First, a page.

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legalgems, Lawyer
Category: Legal
Satisfied Customers: 10484
Experience:  Just Answer consultant at Self employed
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I got a mortgage in 2001 and wife was co-borrower. got

Customer Question

I got a mortgage in 2001 and wife was co-borrower. got divorced a year later and have not seen her since. My mortgage company told me to have divorce decree state that she has no claim on the house, which it does. however, I have not been able to refinance (very high interest rate) because after trying to find her for about 12 years she would not sign a "quit claim deed", I think it is called. My mortgage company keeps telling me there is no other way to resolve this than refinancing with her signature. ( I think they just want the high interest payments I have never missed). Any other solutions you might know of?
JA: Because real estate law varies from place to place, can you tell me what state this is in?
Customer: Texas, Jefferson county
JA: Has anything been filed or reported?
Customer: I don't know what you mean by that? I called county clerk and she told me I could file my decree with one of their departments, but mortgage company said that wouldn't matter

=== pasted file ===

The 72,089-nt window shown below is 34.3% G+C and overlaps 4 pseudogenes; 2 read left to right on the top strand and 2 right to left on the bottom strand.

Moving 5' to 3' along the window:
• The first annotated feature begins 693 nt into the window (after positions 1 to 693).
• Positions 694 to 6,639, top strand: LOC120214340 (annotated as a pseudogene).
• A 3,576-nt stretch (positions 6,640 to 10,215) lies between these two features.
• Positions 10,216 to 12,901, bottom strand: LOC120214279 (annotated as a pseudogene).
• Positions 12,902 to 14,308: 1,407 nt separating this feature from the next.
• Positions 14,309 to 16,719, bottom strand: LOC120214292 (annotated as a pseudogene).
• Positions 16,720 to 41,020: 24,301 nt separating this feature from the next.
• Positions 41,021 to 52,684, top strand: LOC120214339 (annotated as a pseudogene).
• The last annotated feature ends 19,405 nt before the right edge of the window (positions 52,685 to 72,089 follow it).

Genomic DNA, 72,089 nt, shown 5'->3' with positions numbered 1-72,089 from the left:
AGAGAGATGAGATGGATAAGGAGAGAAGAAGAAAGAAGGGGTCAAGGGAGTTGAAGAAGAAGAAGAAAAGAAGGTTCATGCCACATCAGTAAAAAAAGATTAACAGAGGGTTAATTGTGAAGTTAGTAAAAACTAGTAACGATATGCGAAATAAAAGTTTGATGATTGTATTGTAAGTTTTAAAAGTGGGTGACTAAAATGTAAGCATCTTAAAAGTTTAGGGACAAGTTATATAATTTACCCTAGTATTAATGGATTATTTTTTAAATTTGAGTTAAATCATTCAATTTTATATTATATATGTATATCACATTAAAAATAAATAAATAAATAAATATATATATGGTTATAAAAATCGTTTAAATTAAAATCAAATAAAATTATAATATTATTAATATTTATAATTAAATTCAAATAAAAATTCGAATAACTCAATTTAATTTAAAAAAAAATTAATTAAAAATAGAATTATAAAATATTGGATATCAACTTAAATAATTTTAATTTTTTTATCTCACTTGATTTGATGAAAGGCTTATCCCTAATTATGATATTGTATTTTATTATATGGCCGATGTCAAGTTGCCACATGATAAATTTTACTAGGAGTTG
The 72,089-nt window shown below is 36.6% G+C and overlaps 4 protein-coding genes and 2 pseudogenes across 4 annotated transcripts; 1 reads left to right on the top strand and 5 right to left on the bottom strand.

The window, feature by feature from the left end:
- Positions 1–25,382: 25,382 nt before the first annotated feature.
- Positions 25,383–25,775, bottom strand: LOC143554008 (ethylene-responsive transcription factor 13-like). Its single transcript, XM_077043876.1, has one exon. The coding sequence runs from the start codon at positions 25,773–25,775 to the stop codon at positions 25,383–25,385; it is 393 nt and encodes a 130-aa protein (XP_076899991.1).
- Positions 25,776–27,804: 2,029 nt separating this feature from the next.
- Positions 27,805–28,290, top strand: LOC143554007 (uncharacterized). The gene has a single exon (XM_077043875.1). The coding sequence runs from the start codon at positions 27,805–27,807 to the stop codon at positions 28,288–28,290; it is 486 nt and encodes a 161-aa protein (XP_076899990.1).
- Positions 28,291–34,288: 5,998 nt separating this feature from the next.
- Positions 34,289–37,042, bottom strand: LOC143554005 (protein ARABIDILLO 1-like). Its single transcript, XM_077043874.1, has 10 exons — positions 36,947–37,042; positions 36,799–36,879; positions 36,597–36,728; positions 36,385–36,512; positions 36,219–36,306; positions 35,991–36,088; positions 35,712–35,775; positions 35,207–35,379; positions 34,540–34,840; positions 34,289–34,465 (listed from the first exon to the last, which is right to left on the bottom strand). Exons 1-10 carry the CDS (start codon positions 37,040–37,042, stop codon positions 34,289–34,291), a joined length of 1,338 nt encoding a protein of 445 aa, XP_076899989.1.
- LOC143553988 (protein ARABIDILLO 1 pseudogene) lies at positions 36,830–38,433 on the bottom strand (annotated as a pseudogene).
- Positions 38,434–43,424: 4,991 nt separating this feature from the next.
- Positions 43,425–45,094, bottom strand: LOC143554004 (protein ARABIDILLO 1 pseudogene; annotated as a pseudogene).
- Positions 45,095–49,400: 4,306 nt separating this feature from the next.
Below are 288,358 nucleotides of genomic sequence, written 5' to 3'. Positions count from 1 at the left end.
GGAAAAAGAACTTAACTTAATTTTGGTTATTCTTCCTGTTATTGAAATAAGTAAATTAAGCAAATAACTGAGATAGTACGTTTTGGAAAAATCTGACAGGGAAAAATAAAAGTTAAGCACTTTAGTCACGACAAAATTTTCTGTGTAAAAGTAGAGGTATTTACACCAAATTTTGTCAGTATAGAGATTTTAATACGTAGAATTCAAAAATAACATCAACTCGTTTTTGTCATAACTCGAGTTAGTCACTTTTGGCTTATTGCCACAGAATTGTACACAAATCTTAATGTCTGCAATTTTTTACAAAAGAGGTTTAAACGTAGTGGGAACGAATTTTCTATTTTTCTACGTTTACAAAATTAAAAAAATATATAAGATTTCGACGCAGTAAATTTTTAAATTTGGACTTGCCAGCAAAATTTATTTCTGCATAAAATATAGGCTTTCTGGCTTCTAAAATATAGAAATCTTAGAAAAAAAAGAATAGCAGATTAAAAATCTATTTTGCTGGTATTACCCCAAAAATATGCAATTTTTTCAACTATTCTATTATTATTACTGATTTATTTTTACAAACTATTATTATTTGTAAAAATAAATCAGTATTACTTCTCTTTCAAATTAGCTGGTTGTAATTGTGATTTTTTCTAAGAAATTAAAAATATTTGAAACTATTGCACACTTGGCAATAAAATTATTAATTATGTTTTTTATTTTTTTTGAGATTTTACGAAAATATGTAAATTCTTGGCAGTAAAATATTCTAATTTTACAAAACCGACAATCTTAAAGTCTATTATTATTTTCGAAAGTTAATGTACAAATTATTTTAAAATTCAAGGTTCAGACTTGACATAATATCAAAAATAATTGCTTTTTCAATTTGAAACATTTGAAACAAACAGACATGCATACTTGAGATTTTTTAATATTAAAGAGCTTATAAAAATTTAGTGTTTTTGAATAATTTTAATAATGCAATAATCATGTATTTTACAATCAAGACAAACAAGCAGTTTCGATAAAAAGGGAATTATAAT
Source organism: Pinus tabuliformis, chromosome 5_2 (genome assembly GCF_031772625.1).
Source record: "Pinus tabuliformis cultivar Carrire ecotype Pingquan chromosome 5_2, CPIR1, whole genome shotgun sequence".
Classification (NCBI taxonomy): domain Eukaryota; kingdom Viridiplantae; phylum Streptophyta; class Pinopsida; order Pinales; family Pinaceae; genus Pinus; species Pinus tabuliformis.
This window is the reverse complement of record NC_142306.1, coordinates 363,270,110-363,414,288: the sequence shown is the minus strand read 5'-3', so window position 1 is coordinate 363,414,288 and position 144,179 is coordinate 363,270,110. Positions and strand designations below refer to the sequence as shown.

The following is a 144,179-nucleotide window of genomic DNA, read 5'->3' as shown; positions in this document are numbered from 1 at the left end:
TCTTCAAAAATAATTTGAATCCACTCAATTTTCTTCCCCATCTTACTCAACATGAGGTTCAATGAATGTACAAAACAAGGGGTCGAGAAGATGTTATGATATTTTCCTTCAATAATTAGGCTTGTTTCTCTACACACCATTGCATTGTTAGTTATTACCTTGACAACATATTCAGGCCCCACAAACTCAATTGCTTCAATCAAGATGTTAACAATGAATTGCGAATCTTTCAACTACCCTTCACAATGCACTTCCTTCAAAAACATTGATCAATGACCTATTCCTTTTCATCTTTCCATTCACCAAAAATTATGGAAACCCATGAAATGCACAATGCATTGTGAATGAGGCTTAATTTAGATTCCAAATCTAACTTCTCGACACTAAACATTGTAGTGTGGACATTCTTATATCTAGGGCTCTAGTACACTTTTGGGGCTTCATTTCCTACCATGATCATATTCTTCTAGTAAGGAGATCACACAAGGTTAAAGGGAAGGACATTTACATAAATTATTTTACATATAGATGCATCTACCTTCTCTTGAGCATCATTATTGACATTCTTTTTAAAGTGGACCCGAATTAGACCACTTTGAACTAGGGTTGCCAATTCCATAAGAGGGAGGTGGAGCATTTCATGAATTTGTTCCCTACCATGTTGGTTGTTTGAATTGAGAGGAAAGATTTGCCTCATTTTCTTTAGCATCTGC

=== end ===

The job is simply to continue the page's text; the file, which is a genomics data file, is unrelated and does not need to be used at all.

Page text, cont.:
JA: Anything else you want the lawyer to know before I connect you?
Customer: I am in the Army and would have a hard time going to Texas if I have to go to court, if that matters
Submitted: 5 months ago.
Category: Legal
Expert:  legalgems replied 5 months ago.

Hello! I will be reviewing your question and posting a response momentarily; if you have any follow up questions please respond here. Thanks!

Expert:  legalgems replied 5 months ago.

I am very sorry to hear this and unfortunately a court decree has no effect on third parties such as lenders; so even if the court decree states the other party has no interest in the home, the lender can still require a quitclaim deed in order to continue with a refinance in only one party's name.

If the other party cannot be located, or refuses to sign a quitclaim deed, the party can petition the court requesting

1. the party be ordered to compel to sign, or be held in contempt of court or

2. authority for the court clerk to execute the quit claim deed.

The second option is rather common in divorce proceedings and this has the same legal effect as if the other party signed it, once filed with the county recorder's office.

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Information provided is for educational purposes only. Consultation with a personal attorney is always recommended so your particular facts may be considered. Thank you and take care.